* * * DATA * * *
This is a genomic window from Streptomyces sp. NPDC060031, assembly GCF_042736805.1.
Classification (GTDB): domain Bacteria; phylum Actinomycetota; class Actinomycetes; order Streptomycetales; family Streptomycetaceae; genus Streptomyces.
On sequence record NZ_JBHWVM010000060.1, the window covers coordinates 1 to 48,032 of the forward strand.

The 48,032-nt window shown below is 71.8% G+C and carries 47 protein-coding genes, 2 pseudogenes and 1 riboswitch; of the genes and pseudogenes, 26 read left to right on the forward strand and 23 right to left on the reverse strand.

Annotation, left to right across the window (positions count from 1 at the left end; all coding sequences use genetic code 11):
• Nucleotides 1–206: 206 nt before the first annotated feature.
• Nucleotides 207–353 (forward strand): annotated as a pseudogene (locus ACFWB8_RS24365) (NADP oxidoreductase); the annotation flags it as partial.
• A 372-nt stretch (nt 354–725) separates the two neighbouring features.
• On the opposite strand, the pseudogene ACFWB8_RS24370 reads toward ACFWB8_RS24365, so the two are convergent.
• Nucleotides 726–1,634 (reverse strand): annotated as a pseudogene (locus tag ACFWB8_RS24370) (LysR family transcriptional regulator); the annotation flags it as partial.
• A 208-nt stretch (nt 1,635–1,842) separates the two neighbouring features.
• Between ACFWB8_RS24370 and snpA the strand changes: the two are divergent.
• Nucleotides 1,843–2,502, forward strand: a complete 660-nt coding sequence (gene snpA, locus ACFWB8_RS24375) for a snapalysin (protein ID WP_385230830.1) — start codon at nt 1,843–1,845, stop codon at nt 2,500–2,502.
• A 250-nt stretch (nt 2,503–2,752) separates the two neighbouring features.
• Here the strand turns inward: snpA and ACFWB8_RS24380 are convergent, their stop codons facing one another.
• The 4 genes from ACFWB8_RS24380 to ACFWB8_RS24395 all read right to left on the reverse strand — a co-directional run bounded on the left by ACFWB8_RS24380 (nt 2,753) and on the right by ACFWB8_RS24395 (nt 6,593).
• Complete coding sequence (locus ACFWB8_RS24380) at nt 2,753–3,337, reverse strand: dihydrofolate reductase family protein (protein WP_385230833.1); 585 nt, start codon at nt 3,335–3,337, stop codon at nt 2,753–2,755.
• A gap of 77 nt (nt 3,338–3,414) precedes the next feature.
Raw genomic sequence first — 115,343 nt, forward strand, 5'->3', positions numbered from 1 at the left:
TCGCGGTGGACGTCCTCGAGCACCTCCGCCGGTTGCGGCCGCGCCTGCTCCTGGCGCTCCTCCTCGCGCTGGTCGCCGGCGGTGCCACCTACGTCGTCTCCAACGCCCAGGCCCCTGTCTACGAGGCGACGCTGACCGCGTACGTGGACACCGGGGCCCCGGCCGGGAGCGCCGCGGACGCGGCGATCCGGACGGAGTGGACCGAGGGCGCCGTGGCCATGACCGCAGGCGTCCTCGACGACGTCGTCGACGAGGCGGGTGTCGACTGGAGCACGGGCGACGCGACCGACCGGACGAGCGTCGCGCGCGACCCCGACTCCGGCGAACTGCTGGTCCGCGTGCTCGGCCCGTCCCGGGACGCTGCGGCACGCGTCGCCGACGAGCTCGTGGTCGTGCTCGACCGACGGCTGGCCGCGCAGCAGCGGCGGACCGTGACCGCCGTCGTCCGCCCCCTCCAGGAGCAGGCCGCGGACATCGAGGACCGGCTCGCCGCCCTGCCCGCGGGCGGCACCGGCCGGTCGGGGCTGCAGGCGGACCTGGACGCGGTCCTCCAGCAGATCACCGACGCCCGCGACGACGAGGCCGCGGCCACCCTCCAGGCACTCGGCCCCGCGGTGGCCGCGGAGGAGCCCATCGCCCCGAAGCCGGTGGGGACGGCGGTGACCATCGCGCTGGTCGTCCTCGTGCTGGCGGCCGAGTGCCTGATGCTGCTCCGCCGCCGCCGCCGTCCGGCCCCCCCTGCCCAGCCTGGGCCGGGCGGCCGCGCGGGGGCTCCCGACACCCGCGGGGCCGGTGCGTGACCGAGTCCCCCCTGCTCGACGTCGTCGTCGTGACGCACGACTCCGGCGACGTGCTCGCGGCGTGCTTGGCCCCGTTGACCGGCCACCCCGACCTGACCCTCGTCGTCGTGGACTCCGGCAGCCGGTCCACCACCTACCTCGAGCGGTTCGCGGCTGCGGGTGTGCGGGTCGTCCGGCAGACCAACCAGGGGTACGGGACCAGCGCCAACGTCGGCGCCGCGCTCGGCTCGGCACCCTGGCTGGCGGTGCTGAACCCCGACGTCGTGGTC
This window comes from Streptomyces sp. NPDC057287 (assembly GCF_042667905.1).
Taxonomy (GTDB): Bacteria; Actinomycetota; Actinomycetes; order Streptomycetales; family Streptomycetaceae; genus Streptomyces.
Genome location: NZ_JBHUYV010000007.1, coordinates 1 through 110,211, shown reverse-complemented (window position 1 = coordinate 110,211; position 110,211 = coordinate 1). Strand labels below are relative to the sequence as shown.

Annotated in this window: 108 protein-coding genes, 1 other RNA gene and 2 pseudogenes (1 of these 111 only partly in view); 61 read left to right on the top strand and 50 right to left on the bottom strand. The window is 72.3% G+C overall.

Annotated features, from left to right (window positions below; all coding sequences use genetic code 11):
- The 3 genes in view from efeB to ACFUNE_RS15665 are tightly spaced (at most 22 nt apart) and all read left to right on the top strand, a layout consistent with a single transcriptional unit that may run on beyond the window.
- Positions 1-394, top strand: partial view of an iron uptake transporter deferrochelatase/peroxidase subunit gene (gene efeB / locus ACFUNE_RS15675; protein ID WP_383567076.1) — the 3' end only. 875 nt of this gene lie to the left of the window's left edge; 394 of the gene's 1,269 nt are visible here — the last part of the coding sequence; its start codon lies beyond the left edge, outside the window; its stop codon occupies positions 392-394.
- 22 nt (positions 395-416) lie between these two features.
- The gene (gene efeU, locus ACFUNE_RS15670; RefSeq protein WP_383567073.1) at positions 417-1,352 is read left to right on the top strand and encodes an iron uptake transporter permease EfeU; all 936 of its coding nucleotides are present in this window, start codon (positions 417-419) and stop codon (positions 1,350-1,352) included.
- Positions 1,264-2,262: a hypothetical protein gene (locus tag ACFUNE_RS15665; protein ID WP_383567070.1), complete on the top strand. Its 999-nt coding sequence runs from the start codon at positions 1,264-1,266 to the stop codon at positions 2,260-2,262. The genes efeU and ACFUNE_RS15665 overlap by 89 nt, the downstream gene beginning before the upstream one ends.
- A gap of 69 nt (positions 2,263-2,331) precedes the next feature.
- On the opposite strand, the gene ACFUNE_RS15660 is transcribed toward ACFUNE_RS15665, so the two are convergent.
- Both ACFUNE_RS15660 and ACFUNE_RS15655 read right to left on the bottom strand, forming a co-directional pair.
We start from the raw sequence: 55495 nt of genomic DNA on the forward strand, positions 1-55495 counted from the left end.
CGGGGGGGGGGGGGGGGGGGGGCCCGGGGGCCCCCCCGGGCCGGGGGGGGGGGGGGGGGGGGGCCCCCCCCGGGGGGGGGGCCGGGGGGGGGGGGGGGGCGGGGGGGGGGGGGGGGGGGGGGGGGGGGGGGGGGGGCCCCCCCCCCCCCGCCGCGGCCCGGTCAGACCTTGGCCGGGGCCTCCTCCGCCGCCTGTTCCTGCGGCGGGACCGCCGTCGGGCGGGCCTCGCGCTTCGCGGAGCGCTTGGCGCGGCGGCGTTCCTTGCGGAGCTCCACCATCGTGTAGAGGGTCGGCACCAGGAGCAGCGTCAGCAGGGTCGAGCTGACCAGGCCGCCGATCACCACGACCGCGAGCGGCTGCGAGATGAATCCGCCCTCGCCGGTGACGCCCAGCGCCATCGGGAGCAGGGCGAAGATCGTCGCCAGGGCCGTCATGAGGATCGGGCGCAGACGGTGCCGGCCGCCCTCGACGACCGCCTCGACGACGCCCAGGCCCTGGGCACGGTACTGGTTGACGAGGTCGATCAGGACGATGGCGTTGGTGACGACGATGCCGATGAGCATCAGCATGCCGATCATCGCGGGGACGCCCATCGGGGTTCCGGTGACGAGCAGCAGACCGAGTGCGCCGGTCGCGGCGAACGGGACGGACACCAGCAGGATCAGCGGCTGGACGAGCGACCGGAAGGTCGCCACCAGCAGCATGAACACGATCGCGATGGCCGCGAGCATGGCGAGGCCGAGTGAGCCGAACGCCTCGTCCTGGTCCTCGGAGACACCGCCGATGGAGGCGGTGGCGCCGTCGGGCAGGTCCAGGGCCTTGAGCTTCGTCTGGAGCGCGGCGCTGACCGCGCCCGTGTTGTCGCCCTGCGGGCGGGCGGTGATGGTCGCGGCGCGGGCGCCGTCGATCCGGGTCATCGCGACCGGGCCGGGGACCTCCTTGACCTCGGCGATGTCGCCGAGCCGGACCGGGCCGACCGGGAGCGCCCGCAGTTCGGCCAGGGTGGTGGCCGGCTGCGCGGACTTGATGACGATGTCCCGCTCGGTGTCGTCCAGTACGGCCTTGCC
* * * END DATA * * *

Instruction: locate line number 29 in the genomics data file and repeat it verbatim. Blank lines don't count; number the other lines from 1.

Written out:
- The gene (gene efeU, locus ACFUNE_RS15670; RefSeq protein WP_383567073.1) at positions 417-1,352 is read left to right on the top strand and encodes an iron uptake transporter permease EfeU; all 936 of its coding nucleotides are present in this window, start codon (positions 417-419) and stop codon (positions 1,350-1,352) included.